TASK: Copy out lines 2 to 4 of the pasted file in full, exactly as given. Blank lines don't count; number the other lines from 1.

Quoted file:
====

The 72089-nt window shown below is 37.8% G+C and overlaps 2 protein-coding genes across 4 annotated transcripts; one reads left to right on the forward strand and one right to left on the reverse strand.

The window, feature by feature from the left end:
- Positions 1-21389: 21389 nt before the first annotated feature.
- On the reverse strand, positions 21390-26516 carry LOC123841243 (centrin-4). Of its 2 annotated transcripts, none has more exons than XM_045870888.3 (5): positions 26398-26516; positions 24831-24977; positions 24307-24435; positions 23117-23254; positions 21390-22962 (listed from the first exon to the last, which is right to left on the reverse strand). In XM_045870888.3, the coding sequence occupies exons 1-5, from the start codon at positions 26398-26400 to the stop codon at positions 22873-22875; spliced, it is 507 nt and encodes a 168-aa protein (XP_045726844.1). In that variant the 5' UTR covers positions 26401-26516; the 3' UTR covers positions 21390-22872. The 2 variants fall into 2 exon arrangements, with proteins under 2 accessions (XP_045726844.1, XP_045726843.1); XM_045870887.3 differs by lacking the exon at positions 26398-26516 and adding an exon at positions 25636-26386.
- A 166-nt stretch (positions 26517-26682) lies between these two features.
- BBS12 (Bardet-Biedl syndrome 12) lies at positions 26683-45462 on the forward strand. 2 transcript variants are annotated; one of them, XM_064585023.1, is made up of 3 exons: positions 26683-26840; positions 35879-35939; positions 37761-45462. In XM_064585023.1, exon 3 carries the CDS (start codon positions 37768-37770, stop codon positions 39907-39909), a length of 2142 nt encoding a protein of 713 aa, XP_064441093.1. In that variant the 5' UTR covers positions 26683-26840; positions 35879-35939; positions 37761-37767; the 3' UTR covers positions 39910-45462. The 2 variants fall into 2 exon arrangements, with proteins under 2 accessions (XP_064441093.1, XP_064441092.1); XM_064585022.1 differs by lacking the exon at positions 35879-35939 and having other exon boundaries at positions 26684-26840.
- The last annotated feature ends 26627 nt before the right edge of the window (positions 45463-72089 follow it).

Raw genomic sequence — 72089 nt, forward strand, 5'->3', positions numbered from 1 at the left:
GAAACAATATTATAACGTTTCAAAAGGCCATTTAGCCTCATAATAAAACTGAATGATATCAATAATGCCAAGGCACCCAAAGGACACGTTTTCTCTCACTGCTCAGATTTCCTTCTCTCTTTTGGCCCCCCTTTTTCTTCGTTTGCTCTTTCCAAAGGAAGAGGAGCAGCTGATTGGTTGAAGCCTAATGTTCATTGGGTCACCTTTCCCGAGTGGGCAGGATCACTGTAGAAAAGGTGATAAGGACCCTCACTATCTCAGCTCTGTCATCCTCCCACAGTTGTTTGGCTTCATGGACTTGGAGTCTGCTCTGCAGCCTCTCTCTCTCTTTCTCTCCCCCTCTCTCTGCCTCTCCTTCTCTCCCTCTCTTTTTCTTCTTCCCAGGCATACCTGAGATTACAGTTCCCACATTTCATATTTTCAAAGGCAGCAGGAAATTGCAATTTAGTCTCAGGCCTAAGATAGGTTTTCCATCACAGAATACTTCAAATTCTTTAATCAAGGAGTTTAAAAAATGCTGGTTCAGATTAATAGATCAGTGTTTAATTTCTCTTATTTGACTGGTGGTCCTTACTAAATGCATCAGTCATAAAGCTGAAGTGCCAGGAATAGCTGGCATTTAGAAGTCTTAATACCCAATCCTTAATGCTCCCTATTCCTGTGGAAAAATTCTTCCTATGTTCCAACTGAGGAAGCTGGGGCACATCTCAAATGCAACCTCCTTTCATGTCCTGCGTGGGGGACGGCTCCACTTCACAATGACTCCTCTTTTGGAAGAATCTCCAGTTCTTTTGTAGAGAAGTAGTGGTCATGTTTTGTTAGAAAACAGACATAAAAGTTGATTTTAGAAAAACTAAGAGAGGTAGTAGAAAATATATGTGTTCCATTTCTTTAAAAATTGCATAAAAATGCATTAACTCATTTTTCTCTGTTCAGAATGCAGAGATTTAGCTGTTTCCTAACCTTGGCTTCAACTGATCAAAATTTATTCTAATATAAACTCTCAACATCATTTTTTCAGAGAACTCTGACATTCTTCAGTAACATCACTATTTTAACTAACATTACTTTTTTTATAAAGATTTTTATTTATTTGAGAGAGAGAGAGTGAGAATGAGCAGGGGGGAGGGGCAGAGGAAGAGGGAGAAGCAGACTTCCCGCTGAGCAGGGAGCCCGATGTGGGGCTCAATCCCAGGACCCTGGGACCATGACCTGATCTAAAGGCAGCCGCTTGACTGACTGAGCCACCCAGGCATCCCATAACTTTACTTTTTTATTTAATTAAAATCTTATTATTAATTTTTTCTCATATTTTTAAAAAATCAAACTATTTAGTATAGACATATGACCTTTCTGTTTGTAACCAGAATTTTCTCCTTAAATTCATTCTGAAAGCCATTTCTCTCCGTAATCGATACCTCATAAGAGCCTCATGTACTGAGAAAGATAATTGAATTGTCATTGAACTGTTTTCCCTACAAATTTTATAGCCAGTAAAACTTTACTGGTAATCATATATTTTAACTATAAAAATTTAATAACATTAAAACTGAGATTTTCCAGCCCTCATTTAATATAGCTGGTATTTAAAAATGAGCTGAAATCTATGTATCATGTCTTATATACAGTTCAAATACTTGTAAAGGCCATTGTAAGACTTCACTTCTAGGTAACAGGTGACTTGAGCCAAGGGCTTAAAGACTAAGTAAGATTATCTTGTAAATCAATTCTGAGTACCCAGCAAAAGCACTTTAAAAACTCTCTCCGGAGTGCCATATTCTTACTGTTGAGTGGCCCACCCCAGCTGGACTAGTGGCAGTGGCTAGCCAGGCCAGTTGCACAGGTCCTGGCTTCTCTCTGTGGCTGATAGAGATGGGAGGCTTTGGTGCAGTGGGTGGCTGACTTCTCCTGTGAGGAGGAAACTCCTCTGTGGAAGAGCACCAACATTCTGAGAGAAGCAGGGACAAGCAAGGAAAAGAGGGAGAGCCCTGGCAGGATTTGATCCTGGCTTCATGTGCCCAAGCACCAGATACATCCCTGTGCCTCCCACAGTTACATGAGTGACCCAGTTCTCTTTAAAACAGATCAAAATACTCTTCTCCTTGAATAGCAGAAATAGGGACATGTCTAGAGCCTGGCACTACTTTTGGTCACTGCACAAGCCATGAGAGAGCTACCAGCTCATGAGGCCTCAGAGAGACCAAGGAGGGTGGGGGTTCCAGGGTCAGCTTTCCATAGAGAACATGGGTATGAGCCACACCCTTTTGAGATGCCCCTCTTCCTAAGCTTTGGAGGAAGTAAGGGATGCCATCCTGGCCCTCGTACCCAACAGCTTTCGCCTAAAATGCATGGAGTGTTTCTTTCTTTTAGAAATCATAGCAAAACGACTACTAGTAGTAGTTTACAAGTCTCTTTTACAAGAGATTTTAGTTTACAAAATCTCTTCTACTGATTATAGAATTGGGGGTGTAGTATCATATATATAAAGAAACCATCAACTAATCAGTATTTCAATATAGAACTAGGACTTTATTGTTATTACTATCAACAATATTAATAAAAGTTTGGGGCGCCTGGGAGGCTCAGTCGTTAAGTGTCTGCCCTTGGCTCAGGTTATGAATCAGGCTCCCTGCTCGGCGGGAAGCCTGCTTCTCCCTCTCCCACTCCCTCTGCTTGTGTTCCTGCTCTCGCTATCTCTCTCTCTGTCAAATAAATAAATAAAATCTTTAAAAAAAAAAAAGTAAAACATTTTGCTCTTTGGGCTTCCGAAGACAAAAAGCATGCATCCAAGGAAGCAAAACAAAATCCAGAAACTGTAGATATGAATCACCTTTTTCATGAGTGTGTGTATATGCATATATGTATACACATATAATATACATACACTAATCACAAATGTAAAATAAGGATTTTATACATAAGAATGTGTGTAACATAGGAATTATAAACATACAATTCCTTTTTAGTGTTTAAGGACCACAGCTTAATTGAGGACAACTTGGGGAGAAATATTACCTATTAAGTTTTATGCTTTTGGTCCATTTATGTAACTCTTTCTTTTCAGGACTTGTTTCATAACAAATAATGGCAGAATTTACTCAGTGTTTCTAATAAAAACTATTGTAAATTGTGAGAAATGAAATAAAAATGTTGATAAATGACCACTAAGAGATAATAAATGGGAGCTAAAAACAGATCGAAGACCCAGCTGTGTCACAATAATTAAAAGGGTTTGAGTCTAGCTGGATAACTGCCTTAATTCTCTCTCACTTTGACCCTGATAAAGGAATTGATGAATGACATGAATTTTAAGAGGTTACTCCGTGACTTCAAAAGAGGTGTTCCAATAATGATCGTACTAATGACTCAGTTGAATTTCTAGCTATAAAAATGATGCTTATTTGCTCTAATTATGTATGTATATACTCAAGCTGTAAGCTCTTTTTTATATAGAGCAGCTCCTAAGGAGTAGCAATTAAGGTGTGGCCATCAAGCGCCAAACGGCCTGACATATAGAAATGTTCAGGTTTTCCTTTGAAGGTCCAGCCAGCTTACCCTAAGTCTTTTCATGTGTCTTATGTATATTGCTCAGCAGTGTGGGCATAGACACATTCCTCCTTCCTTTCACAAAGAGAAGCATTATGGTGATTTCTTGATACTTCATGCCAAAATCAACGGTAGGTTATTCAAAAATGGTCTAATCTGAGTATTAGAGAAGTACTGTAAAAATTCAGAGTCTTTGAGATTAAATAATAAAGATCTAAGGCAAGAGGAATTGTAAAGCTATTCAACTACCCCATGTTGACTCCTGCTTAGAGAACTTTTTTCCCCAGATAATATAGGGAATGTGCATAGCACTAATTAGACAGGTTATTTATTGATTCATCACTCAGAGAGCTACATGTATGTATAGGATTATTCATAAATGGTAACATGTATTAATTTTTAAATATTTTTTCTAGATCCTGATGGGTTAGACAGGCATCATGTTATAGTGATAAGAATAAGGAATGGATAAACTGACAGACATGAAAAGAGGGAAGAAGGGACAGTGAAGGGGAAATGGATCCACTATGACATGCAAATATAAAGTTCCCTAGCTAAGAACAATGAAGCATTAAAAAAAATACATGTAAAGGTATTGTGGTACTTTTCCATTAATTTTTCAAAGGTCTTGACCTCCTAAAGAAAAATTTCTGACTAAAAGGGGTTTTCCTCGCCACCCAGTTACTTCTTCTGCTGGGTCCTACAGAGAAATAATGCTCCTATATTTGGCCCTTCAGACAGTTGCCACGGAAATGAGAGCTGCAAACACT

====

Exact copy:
The window, feature by feature from the left end:
- Positions 1-21389: 21389 nt before the first annotated feature.
- On the reverse strand, positions 21390-26516 carry LOC123841243 (centrin-4). Of its 2 annotated transcripts, none has more exons than XM_045870888.3 (5): positions 26398-26516; positions 24831-24977; positions 24307-24435; positions 23117-23254; positions 21390-22962 (listed from the first exon to the last, which is right to left on the reverse strand). In XM_045870888.3, the coding sequence occupies exons 1-5, from the start codon at positions 26398-26400 to the stop codon at positions 22873-22875; spliced, it is 507 nt and encodes a 168-aa protein (XP_045726844.1). In that variant the 5' UTR covers positions 26401-26516; the 3' UTR covers positions 21390-22872. The 2 variants fall into 2 exon arrangements, with proteins under 2 accessions (XP_045726844.1, XP_045726843.1); XM_045870887.3 differs by lacking the exon at positions 26398-26516 and adding an exon at positions 25636-26386.